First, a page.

The word free has a variety of meanings. Here are the ones that stood out to me:

-not under the control or in the power of another; able to act or be done as one wishes.

-release from captivity, confinement, or slavery.

-not controlled by obligation or the will of another: felt free to go.

-not bound, confined, or detained by force.

-not obstructed, restricted, or impeded.

-not taken up with commitments or obligations.

-to make free; set at liberty; release from bondage, imprisonment, or restraint.
to release, as from restrictions.

For me, there is so much, personally and professionally, that is wrapped up in this one word: free from fear; free to be my authentic and unique self; free to move forward in my pastoral calling; free to dream big dreams; free to make mistakes; free from perfection and control; free from other people’s opinions, unrealistic expectations, etc., etc.

So, my friends, 2015 will be a year in which I embrace freedom in all areas of my life. I am excited to see where this leads me in the coming year, what I will learn and discover about myself and how God will use all of this to transform my life and to fulfill his purposes.

In the coming months, I’ll be sharing more about what I’m learning and discovering about my 2015 Word of the Year: FREE. Already, I’ve found a few songs that relate to this word and theme (links provided, take a listen): (Come and Fill My Heart by Avalon, Redeemed by Big Daddy Weave, Free to Be Me by Francesca Battistelli, Break Every Chain by Kim Walker, Where the Spirit of the Lord Is (acoustic version) by Chris Tomlin, and Freedom Reigns by Jesus Culture.

As well, I’ve been reflecting upon various passages in the Bible along with specific verses, which I hope to memorize over the course of the next year.

It is for FREEDOM that Christ has set us FREE. Stand firm, then, and do not let yourselves be burdened again by a yoke of slavery.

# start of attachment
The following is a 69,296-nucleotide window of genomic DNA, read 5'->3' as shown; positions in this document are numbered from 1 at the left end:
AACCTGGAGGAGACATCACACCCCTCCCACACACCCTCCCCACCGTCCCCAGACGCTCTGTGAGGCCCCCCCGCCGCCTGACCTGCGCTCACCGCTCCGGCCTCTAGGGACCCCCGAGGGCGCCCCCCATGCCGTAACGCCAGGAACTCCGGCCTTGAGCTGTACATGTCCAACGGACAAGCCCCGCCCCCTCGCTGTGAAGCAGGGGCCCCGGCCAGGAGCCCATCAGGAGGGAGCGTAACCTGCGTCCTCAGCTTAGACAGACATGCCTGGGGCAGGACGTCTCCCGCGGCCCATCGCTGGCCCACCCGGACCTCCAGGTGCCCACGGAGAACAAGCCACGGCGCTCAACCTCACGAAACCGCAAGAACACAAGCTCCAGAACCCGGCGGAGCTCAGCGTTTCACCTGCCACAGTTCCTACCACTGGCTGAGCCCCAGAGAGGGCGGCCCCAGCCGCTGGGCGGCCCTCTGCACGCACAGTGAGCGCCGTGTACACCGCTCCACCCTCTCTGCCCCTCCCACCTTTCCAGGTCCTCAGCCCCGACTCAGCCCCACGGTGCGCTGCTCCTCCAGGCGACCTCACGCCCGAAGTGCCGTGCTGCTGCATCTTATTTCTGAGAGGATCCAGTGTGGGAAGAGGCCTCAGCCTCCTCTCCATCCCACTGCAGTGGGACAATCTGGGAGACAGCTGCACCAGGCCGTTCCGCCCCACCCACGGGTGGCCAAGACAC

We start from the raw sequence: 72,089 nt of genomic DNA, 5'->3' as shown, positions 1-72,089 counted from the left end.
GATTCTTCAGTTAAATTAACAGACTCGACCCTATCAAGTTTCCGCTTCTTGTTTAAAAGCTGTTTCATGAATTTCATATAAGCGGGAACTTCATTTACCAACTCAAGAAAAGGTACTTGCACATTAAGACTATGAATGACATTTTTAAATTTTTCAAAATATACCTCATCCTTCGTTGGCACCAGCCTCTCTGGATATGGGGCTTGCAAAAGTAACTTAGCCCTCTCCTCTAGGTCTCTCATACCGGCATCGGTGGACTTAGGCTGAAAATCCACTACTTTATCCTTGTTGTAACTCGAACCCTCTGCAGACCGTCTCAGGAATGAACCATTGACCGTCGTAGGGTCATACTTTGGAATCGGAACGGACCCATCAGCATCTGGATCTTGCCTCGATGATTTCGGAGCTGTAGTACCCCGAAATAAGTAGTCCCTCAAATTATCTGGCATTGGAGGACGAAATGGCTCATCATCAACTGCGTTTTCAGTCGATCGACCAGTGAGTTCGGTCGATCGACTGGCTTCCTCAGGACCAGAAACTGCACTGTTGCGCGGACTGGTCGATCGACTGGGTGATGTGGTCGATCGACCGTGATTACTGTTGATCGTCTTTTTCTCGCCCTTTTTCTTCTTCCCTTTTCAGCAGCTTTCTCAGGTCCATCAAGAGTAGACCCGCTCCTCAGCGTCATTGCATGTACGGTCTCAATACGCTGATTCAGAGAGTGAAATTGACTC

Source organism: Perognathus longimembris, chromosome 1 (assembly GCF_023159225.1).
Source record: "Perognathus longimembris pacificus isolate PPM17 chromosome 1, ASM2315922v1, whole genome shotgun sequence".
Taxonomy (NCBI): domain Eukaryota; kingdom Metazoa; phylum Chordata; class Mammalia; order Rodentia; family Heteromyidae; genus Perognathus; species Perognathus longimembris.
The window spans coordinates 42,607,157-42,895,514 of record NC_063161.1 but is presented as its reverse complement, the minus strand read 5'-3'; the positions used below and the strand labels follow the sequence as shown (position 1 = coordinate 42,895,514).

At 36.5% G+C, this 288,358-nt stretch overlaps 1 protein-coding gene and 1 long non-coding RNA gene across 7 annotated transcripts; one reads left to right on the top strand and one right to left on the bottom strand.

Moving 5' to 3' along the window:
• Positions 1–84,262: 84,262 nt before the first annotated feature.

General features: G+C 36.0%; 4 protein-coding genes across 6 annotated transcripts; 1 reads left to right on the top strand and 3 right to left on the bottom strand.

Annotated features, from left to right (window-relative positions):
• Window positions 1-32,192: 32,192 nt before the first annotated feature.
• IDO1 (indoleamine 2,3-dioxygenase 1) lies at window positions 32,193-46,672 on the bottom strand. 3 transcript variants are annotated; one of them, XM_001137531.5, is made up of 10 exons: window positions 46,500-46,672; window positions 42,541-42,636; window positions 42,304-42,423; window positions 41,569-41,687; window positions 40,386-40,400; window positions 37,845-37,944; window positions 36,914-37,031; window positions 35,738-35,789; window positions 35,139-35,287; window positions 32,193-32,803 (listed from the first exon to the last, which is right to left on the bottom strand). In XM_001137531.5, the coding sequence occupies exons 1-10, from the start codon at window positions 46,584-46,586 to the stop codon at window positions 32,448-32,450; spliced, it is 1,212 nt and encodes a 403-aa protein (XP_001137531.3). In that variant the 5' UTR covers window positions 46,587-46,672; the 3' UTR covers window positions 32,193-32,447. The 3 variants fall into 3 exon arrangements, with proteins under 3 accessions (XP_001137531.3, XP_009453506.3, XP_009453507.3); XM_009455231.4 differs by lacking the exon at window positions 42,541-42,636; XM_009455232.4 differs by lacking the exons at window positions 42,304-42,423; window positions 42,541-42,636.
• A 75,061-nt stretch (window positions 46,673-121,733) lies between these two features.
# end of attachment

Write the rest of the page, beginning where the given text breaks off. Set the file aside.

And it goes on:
(Galatians 5:1)

You, my brothers and sisters, were called to be FREE.
But do not use your FREEDOM to indulge the flesh;
rather, serve one another humbly in love.

(Galatians 5:13)

So if the Son sets you FREE, you will be FREE indeed.
(John 8:36)

Now the Lord is the Spirit, and where the Spirit of the Lord is,
there is FREEDOM.

(2 Corinthians 3:17)

And you will know the truth, and the truth will set you FREE.
(John 8:32)

Live as FREE people,
but do not use your FREEDOM as a cover-up for evil;
live as God’s slaves. Show proper respect to everyone,
love the family of believers, fear God, honor the emperor.

(1 Peter 2:16-17)

What about you? Do you choose a Word of the Year? If so, please share in the comment section or provide a link to your blog.
Happy New Year!

The Secret Life of a Pastor’s Wife: Gimmie A Break!

Before you read this, please know this is NOT about me, personally; my family, specifically; or anyone you think you may know in your own sphere of influence. It’s written generically out of my sincere concern for and extended time spent in conversation with many friends in ministry, specifically pastors’ wives. This is the first installment of a new series entitled, “The Secret Life of a Pastor’s Wife”! 

how-i-see-myself
For nearly two decades, I have personally served in vocational ministry in various positions in and outside of the local church and para-church organizations. Fifteen of those years have been spent married to a man who is also a minister. And after I said, “I DO”, I was branded with the lovely label of pastor’s wife! Whether I asked for it, wanted it, liked it, or not, it was now mine.

Over the years, I have discovered this label comes with a lot of baggage in the form of expectations: those we place upon ourselves and those placed upon us by others. But this label also comes with a gift: a sisterhood of sorts. A unique group of women, many of whom I am honored to call dear friends and Soul Sisters. Some of whom are hurting, and who have been deeply wounded by folks who should be extending grace, instead of grudges. It shouldn’t be this way, especially in the church alongside of other Christians.